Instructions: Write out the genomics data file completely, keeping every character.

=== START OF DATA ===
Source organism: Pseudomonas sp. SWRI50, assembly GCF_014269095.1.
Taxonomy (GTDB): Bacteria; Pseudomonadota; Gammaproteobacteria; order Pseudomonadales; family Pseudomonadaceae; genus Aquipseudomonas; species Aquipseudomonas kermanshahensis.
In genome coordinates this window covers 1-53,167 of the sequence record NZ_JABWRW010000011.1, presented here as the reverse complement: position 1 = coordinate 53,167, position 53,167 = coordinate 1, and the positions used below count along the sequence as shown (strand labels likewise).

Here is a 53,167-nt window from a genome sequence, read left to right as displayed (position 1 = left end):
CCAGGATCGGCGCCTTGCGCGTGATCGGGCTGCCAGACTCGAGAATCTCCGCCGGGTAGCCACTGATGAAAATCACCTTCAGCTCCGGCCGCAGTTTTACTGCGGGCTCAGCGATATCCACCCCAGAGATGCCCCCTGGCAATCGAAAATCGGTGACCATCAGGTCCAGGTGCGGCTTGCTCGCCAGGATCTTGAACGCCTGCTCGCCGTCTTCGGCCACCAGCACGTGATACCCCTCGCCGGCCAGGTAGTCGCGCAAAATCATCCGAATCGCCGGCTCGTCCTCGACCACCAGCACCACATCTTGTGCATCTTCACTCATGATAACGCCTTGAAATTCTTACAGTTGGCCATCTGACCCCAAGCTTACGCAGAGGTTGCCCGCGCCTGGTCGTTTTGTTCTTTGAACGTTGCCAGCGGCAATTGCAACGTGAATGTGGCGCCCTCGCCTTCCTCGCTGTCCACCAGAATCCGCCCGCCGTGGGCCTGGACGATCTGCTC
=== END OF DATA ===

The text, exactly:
Source organism: Pseudomonas sp. SWRI50, assembly GCF_014269095.1.
Taxonomy (GTDB): Bacteria; Pseudomonadota; Gammaproteobacteria; order Pseudomonadales; family Pseudomonadaceae; genus Aquipseudomonas; species Aquipseudomonas kermanshahensis.
In genome coordinates this window covers 1-53,167 of the sequence record NZ_JABWRW010000011.1, presented here as the reverse complement: position 1 = coordinate 53,167, position 53,167 = coordinate 1, and the positions used below count along the sequence as shown (strand labels likewise).

Here is a 53,167-nt window from a genome sequence, read left to right as displayed (position 1 = left end):
CCAGGATCGGCGCCTTGCGCGTGATCGGGCTGCCAGACTCGAGAATCTCCGCCGGGTAGCCACTGATGAAAATCACCTTCAGCTCCGGCCGCAGTTTTACTGCGGGCTCAGCGATATCCACCCCAGAGATGCCCCCTGGCAATCGAAAATCGGTGACCATCAGGTCCAGGTGCGGCTTGCTCGCCAGGATCTTGAACGCCTGCTCGCCGTCTTCGGCCACCAGCACGTGATACCCCTCGCCGGCCAGGTAGTCGCGCAAAATCATCCGAATCGCCGGCTCGTCCTCGACCACCAGCACCACATCTTGTGCATCTTCACTCATGATAACGCCTTGAAATTCTTACAGTTGGCCATCTGACCCCAAGCTTACGCAGAGGTTGCCCGCGCCTGGTCGTTTTGTTCTTTGAACGTTGCCAGCGGCAATTGCAACGTGAATGTGGCGCCCTCGCCTTCCTCGCTGTCCACCAGAATCCGCCCGCCGTGGGCCTGGACGATCTGCTC